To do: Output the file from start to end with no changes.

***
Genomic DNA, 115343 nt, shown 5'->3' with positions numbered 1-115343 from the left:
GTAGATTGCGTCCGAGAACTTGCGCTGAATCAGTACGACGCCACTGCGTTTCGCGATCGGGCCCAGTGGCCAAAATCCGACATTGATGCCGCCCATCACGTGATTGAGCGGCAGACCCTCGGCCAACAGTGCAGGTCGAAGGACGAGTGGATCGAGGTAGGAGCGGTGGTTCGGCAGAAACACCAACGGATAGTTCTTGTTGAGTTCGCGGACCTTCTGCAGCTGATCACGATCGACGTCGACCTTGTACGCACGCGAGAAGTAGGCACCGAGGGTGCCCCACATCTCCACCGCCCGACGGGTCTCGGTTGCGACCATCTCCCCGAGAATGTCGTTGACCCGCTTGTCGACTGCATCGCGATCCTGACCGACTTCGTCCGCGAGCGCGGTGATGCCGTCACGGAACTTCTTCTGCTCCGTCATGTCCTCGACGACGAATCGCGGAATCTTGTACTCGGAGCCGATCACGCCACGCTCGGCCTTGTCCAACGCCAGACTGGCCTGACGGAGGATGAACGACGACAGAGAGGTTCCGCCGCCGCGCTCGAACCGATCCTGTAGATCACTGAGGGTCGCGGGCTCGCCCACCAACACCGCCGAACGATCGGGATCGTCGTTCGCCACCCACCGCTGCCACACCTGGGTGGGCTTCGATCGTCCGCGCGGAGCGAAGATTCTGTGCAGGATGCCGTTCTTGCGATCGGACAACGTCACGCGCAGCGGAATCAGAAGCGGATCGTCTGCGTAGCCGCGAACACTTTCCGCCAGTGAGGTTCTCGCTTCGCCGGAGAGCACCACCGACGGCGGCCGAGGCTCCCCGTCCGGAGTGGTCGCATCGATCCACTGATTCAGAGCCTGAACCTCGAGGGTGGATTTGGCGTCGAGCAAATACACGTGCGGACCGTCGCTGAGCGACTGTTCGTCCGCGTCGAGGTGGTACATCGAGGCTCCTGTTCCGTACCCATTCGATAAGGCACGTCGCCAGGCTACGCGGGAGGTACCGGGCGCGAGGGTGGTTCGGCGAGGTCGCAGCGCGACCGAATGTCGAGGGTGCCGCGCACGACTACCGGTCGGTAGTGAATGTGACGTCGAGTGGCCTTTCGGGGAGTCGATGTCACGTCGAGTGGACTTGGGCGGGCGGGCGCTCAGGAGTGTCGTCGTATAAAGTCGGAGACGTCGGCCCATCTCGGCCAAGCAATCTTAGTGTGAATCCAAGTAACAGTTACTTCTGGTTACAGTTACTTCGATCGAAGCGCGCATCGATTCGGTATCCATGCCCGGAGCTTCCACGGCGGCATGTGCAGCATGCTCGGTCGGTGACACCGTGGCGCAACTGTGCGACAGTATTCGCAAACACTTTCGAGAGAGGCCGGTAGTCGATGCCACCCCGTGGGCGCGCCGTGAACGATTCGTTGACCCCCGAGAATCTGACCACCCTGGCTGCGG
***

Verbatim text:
Genomic DNA, 115343 nt, shown 5'->3' with positions numbered 1-115343 from the left:
GTAGATTGCGTCCGAGAACTTGCGCTGAATCAGTACGACGCCACTGCGTTTCGCGATCGGGCCCAGTGGCCAAAATCCGACATTGATGCCGCCCATCACGTGATTGAGCGGCAGACCCTCGGCCAACAGTGCAGGTCGAAGGACGAGTGGATCGAGGTAGGAGCGGTGGTTCGGCAGAAACACCAACGGATAGTTCTTGTTGAGTTCGCGGACCTTCTGCAGCTGATCACGATCGACGTCGACCTTGTACGCACGCGAGAAGTAGGCACCGAGGGTGCCCCACATCTCCACCGCCCGACGGGTCTCGGTTGCGACCATCTCCCCGAGAATGTCGTTGACCCGCTTGTCGACTGCATCGCGATCCTGACCGACTTCGTCCGCGAGCGCGGTGATGCCGTCACGGAACTTCTTCTGCTCCGTCATGTCCTCGACGACGAATCGCGGAATCTTGTACTCGGAGCCGATCACGCCACGCTCGGCCTTGTCCAACGCCAGACTGGCCTGACGGAGGATGAACGACGACAGAGAGGTTCCGCCGCCGCGCTCGAACCGATCCTGTAGATCACTGAGGGTCGCGGGCTCGCCCACCAACACCGCCGAACGATCGGGATCGTCGTTCGCCACCCACCGCTGCCACACCTGGGTGGGCTTCGATCGTCCGCGCGGAGCGAAGATTCTGTGCAGGATGCCGTTCTTGCGATCGGACAACGTCACGCGCAGCGGAATCAGAAGCGGATCGTCTGCGTAGCCGCGAACACTTTCCGCCAGTGAGGTTCTCGCTTCGCCGGAGAGCACCACCGACGGCGGCCGAGGCTCCCCGTCCGGAGTGGTCGCATCGATCCACTGATTCAGAGCCTGAACCTCGAGGGTGGATTTGGCGTCGAGCAAATACACGTGCGGACCGTCGCTGAGCGACTGTTCGTCCGCGTCGAGGTGGTACATCGAGGCTCCTGTTCCGTACCCATTCGATAAGGCACGTCGCCAGGCTACGCGGGAGGTACCGGGCGCGAGGGTGGTTCGGCGAGGTCGCAGCGCGACCGAATGTCGAGGGTGCCGCGCACGACTACCGGTCGGTAGTGAATGTGACGTCGAGTGGCCTTTCGGGGAGTCGATGTCACGTCGAGTGGACTTGGGCGGGCGGGCGCTCAGGAGTGTCGTCGTATAAAGTCGGAGACGTCGGCCCATCTCGGCCAAGCAATCTTAGTGTGAATCCAAGTAACAGTTACTTCTGGTTACAGTTACTTCGATCGAAGCGCGCATCGATTCGGTATCCATGCCCGGAGCTTCCACGGCGGCATGTGCAGCATGCTCGGTCGGTGACACCGTGGCGCAACTGTGCGACAGTATTCGCAAACACTTTCGAGAGAGGCCGGTAGTCGATGCCACCCCGTGGGCGCGCCGTGAACGATTCGTTGACCCCCGAGAATCTGACCACCCTGGCTGCGG